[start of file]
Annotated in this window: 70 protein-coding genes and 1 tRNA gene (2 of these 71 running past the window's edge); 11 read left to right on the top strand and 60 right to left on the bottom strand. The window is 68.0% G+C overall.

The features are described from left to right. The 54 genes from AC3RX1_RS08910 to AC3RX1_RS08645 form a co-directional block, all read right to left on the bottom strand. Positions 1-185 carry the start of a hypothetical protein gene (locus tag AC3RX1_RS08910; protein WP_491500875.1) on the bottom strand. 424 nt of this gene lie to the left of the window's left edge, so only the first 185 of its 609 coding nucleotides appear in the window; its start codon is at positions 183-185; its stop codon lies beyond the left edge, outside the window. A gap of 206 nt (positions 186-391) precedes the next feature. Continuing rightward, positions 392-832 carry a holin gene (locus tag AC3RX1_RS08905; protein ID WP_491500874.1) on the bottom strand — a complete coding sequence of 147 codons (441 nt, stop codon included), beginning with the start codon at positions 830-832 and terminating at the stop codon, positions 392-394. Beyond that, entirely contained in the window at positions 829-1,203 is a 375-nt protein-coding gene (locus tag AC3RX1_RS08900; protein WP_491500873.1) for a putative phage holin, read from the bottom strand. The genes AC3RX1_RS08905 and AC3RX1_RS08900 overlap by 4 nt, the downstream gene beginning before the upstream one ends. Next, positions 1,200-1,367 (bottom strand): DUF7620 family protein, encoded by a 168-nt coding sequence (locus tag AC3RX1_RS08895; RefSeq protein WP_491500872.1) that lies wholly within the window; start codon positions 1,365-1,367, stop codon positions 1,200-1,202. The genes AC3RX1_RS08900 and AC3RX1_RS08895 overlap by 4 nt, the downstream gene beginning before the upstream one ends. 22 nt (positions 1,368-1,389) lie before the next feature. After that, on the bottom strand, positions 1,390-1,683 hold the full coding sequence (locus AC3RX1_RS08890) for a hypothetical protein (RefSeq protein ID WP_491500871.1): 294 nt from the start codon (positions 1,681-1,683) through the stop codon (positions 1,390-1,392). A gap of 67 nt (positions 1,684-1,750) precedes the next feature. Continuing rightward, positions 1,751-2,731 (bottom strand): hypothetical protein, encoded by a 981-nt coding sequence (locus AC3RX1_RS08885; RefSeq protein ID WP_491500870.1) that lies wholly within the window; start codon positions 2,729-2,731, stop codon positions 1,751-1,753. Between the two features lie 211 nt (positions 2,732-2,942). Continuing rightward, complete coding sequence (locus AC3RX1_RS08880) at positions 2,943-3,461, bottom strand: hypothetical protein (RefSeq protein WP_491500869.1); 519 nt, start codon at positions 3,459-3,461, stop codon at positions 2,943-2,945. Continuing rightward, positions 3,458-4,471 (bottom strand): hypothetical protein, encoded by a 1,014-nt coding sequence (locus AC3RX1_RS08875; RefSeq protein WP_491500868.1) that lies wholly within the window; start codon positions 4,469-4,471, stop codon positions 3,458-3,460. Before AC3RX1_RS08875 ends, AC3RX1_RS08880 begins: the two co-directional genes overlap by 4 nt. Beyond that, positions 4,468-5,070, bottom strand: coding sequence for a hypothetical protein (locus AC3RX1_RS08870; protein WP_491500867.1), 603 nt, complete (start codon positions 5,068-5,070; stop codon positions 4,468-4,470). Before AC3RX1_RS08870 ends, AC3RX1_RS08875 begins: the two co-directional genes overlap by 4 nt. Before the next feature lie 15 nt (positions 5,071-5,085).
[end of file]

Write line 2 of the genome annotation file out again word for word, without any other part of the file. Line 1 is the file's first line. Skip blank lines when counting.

The features are described from left to right. The 54 genes from AC3RX1_RS08910 to AC3RX1_RS08645 form a co-directional block, all read right to left on the bottom strand. Positions 1-185 carry the start of a hypothetical protein gene (locus tag AC3RX1_RS08910; protein WP_491500875.1) on the bottom strand. 424 nt of this gene lie to the left of the window's left edge, so only the first 185 of its 609 coding nucleotides appear in the window; its start codon is at positions 183-185; its stop codon lies beyond the left edge, outside the window. A gap of 206 nt (positions 186-391) precedes the next feature. Continuing rightward, positions 392-832 carry a holin gene (locus tag AC3RX1_RS08905; protein ID WP_491500874.1) on the bottom strand — a complete coding sequence of 147 codons (441 nt, stop codon included), beginning with the start codon at positions 830-832 and terminating at the stop codon, positions 392-394. Beyond that, entirely contained in the window at positions 829-1,203 is a 375-nt protein-coding gene (locus tag AC3RX1_RS08900; protein WP_491500873.1) for a putative phage holin, read from the bottom strand. The genes AC3RX1_RS08905 and AC3RX1_RS08900 overlap by 4 nt, the downstream gene beginning before the upstream one ends. Next, positions 1,200-1,367 (bottom strand): DUF7620 family protein, encoded by a 168-nt coding sequence (locus tag AC3RX1_RS08895; RefSeq protein WP_491500872.1) that lies wholly within the window; start codon positions 1,365-1,367, stop codon positions 1,200-1,202. The genes AC3RX1_RS08900 and AC3RX1_RS08895 overlap by 4 nt, the downstream gene beginning before the upstream one ends. 22 nt (positions 1,368-1,389) lie before the next feature. After that, on the bottom strand, positions 1,390-1,683 hold the full coding sequence (locus AC3RX1_RS08890) for a hypothetical protein (RefSeq protein ID WP_491500871.1): 294 nt from the start codon (positions 1,681-1,683) through the stop codon (positions 1,390-1,392). A gap of 67 nt (positions 1,684-1,750) precedes the next feature. Continuing rightward, positions 1,751-2,731 (bottom strand): hypothetical protein, encoded by a 981-nt coding sequence (locus AC3RX1_RS08885; RefSeq protein ID WP_491500870.1) that lies wholly within the window; start codon positions 2,729-2,731, stop codon positions 1,751-1,753. Between the two features lie 211 nt (positions 2,732-2,942). Continuing rightward, complete coding sequence (locus AC3RX1_RS08880) at positions 2,943-3,461, bottom strand: hypothetical protein (RefSeq protein WP_491500869.1); 519 nt, start codon at positions 3,459-3,461, stop codon at positions 2,943-2,945. Continuing rightward, positions 3,458-4,471 (bottom strand): hypothetical protein, encoded by a 1,014-nt coding sequence (locus AC3RX1_RS08875; RefSeq protein WP_491500868.1) that lies wholly within the window; start codon positions 4,469-4,471, stop codon positions 3,458-3,460. Before AC3RX1_RS08875 ends, AC3RX1_RS08880 begins: the two co-directional genes overlap by 4 nt. Beyond that, positions 4,468-5,070, bottom strand: coding sequence for a hypothetical protein (locus AC3RX1_RS08870; protein WP_491500867.1), 603 nt, complete (start codon positions 5,068-5,070; stop codon positions 4,468-4,470). Before AC3RX1_RS08870 ends, AC3RX1_RS08875 begins: the two co-directional genes overlap by 4 nt. Before the next feature lie 15 nt (positions 5,071-5,085).